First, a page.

Philips is launching a new randomized controlled trial—dubbed DEFINE GPS—to assess patient outcomes after PCI guided by instant wave-Free Ratio (iFR) measurements and angiograms.
DEFINE GPS (Distal Evaluation of Functional Performance with Intravascular Sensors to Assess the Narrowing Effect: Guided Physiologic Stenting) will enroll up to 3,000 participants at up to 75 different sites, according to a statement from Philips. The study will compare outcomes between patients who undergo PCI using Philips’ iFR and angiogram platform and those who undergo PCI guided by angiogram alone.
European and U.S. guidelines already endorse the use of coronary physiologic measurements with iFR and fractional flow reserve to determine the significance of a narrowed coronary artery, Philips said, but DEFINE GPS will be the first time the use of iFR and Philips’ Image-Guided Co-Registration System (SyncVision) will be evaluated together.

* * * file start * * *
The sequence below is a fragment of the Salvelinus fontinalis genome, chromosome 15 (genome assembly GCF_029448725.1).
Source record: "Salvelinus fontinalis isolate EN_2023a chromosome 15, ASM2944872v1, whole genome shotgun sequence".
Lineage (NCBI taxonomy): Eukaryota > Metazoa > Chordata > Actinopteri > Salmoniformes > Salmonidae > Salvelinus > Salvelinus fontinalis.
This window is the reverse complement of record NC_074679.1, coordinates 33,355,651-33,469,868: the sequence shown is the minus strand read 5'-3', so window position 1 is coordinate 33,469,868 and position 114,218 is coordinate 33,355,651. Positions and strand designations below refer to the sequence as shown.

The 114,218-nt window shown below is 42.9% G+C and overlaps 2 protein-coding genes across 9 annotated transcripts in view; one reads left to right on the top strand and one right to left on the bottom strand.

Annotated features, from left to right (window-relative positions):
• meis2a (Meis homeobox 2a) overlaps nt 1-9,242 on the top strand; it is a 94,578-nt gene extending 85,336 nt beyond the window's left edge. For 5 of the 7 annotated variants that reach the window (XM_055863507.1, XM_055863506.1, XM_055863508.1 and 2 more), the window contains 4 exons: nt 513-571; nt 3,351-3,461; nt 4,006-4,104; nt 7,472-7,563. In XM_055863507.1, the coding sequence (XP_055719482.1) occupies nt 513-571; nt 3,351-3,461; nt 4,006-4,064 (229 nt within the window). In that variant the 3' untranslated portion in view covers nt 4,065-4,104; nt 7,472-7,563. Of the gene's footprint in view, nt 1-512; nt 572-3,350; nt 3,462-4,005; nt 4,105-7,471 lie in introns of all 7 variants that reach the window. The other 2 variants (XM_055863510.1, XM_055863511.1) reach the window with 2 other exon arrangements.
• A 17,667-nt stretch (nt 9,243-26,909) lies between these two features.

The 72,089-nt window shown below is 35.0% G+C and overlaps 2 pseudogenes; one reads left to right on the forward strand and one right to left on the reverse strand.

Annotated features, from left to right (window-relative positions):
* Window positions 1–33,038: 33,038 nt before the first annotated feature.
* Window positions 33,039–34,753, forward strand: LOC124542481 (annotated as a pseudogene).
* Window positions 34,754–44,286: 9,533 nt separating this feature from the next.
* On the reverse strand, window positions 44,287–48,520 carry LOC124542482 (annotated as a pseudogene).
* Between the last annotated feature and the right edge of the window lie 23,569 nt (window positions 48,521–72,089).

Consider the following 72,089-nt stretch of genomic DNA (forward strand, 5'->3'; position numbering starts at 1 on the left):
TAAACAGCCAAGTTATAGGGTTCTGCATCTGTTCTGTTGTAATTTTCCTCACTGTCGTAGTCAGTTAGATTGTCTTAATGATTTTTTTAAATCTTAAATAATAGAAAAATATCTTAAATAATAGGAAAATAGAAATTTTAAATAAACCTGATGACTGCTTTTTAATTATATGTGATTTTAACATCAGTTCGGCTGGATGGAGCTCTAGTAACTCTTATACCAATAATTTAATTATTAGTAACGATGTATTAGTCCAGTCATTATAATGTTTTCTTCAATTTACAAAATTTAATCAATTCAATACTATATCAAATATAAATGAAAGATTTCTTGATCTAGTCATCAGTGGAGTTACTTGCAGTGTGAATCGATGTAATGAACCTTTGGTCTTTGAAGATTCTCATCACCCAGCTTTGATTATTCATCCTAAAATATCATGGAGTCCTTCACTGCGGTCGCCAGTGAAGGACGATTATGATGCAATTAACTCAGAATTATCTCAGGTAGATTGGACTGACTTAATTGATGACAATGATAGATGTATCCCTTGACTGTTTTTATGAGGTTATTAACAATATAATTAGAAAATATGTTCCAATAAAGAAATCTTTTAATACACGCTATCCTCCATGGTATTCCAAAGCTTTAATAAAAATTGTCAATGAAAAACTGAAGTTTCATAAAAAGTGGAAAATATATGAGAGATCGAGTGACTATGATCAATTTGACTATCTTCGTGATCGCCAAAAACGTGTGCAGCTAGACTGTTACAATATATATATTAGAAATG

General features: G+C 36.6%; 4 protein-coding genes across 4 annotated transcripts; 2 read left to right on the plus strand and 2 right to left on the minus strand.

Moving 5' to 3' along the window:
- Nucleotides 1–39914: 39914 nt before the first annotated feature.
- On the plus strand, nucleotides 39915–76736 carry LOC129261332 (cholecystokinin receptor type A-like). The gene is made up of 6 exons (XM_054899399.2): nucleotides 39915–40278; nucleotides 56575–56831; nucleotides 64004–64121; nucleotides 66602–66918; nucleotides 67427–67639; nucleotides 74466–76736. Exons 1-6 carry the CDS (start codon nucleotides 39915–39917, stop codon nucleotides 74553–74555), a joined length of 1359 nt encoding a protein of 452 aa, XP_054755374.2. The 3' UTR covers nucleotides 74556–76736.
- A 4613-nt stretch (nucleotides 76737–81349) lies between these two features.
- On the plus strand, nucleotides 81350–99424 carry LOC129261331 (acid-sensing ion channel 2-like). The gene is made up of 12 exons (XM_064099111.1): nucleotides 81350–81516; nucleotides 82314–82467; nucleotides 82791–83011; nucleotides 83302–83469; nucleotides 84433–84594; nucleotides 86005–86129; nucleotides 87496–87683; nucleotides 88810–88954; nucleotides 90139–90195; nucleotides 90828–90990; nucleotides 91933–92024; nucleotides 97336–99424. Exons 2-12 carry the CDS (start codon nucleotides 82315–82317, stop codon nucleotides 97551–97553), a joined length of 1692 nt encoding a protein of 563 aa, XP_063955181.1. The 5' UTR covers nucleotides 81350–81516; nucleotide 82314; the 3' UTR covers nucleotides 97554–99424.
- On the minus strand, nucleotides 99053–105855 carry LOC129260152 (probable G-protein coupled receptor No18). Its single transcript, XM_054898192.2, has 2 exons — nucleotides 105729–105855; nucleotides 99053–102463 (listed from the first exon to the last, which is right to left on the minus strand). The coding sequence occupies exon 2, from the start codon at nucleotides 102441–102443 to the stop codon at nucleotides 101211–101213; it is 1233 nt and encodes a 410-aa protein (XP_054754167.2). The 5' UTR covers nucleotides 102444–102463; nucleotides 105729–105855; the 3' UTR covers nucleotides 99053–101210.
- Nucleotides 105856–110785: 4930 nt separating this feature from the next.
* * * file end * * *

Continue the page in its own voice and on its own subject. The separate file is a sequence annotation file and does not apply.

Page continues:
“PCI has made a major positive impact on many coronary artery disease patients’ lives,” Allen Jeremias, MD, of the Cardiovascular Research Foundation in New York, said in the release. Jeremias has been named principal investigator for DEFINE GPS. “However, when we look back at all the major, high-quality stent trials over the past 20 years we see that around 20%-30% of patients continue to have recurring chest pain at one year after receiving treatment. With DEFINE GPS we will be able to determine if a physiology-based PCI approach results in superior patient outcomes when compared with standard angioplasty.”
The global, prospective RCT will reportedly investigate the impact of iFR Co-Registration on both patient outcomes and cost-effectiveness. The primary endpoint will be target vessel failure or rehospitalization for progressive or unstable ischemia at two years.
“iFR continues to be adopted into clinical practice, with mounting evidence that this innovative technology contributes to improving outcomes, reducing costs and enhancing the patient experience,” Chris Landon, senior vice president and general manager of image-guided therapy devices at Philips, said. “This major study will provide a definitive answer to the question of the overall improvement resulting from the use of a functional guidance strategy on patient outcomes and cost.”